Having to undergo the seven-year-itch, Ann is incapable of fighting against her disloyal thoughts, and her discontentment against John. Further in the short- story, Ross continues to portray Ann’s inner conflict indirectly by describing the tension in the atmosphere of the house. Ross writes: “The flames cracked, the clocked ticked. The storm wrenched the walls as if to make them buckle in. So rigid and desperate were all her muscles set, withstanding, that the room around her seemed to swim and reel.
That’s when I walked in and I saw Miss Hilly run to her room. Miss Hilly sat there crying and saying she didn’t know what to do. Miss Hilly has always cared about Mister Jeffrey. She was scared she was going to lose him. She was upset because this fight shouldn’t have happened like this.
It represents imprisonment and this is made clear when the she says, “The faint figure behind seemed to shake the pattern, just as if she wanted to get out”. (245) The imprisonment is created from the yellow wallpaper because the Jane repeatedly asks to remove it but isn’t allowed and she is confined to the room she despises due to the stubbornness seen from her husband. You can see Jane slowly descend into her madness with her hallucinations- “The only thing I can think of that it is like is the color of the paper! A yellow smell." (248) “At night in any kind of light, in twilight, candlelight, lamplight, and worst of all by moonlight, it becomes bars!
The Yellow Wallpaper In the “The Yellow Wallpaper,” by Charlotte Perkins Gilman, the reader is thrown into the narrator’s journal. The narrator writes almost remedially to release the stresses in her life. For most people stresses are from having too much to do. In the narrator’s case, she is stressing from constant boredom and she is stuck in a routine set up by her husband. Her husband is also her physician and she is prescribed rest.
All she has to talk to is ‘nobody but Curley’. Her dreadful frustration at being like this is made obvious when she is speaking to Lennie in the barn. Steinbeck writes; ‘And then her words tumbled out in a passion of communication as though she hurried before her listener could be taken away.’ The word ‘tumbled’ is used to suggest how desperately she needs to talk to someone. The word ‘passion’ is used to suggest the strong powerful need that she has to communicate how she feels to Lennie and it also stresses her impulsive nature. So far in ‘Of Mice and Men’ Curley’s wife has been presented in a negative way, in section 5 Steinbeck shows another side of her which has compassion and caring
The bark thy body is, /Sailing in this salt flood. The winds thy sighs, /Who, raging with thy tears, and they with them, /Without a sudden calm will overset/Thy tempest-tossed body." (Shakespeare, 3, v, 131) 6. a) Juliet is speaking to the Nurse. b) Her tone is more calm and kind but is fake because at this time she is angry with the Nurse and disappointed in her for not siding with her and comforting her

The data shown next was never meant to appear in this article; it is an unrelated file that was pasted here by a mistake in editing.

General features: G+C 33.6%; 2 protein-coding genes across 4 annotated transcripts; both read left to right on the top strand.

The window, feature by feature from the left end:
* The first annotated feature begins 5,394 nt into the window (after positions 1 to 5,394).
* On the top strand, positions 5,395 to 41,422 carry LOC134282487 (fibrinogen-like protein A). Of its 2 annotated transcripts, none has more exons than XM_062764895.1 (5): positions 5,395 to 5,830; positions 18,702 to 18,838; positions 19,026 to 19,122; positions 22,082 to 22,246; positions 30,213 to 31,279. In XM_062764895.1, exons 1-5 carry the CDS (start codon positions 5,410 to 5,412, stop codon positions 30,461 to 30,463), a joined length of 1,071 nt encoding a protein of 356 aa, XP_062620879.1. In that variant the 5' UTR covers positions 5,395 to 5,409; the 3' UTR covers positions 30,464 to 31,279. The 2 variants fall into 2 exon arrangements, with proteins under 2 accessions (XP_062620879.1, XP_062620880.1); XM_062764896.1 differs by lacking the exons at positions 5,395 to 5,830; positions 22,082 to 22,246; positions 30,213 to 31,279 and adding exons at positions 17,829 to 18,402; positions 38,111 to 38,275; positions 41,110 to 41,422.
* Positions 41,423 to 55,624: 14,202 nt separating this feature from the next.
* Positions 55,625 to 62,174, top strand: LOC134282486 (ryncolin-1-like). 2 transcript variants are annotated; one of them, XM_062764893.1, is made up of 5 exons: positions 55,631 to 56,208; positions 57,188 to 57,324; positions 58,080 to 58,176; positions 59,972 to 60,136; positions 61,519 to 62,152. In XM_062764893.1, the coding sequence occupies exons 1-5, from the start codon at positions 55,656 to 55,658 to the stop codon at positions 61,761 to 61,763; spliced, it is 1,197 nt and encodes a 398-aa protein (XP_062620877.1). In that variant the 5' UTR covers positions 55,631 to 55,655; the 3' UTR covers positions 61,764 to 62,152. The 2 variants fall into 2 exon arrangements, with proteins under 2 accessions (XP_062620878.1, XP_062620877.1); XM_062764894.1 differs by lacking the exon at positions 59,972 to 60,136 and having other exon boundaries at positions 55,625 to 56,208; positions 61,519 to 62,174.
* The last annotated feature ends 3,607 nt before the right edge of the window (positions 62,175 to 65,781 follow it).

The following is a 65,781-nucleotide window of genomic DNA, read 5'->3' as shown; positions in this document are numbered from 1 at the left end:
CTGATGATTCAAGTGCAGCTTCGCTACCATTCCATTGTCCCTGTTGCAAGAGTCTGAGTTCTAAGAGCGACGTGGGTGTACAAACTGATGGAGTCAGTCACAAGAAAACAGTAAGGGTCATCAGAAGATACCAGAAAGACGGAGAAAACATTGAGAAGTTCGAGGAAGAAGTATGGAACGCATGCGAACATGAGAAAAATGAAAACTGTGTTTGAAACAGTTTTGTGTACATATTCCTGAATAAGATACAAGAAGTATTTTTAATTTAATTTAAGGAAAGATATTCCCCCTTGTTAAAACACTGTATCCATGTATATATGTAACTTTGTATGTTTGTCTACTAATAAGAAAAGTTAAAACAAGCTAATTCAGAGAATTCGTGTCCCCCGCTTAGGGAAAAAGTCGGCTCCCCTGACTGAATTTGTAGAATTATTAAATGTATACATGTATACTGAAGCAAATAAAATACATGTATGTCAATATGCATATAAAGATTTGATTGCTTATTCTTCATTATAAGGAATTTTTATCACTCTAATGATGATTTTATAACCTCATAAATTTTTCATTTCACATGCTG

Charlotte Perkins Gilman wrote a piece named “The Yellow Wallpaper”, where the narrator of the story is vividly entangled in her imagination causing her artistic impulses to consume her emotions. She is a “closet psychotic” as she does not disclose this infatuation of the yellow wallpaper to anyone around her. Charlotte Perkins Gilman writes a complex story where the narrator is trapped in her secret obsession of unraveling what’s inside this “yellow wallpaper”, which then drives her imaginative creativity, into insanity. The narrator begins by informing the reader how she and her family have recently started to stay in a new house for a little while so she may receive complete rest. This respite was prescribed to her by her husband, a physician.
The trapped woman hints to a resemblance of the woman’s mind as she is not allowed to use it and therefore becomes trapped herself in an unimaginable world, seeking refuge in her diary entries. The uncanny can also be represented through the wallpaper as the terror she lives with every day of her life being stuck in a room surrounded by the grotesque pattern with nothing to do but stare at it all day and all night, conjuring stories in her
Lennie Snopes - Sartoris’s mother. Sad, emotional, and caring, Lennie futilely attempts to stem her husband’s destructive impulses. She is beaten down by the family’s endless cycle of flight and resettlement and the pall of criminality that has stained her clan. Nervous in the presence of her irascible, unpredictable husband, she is a slim source of comfort for Sartoris in the violence-tinged world of the Snopes family. Lennie Snopes Opposite Abner Snopes, with his penchant for revenge and destruction, is Lennie Snopes, a voice of reason and morality in the family.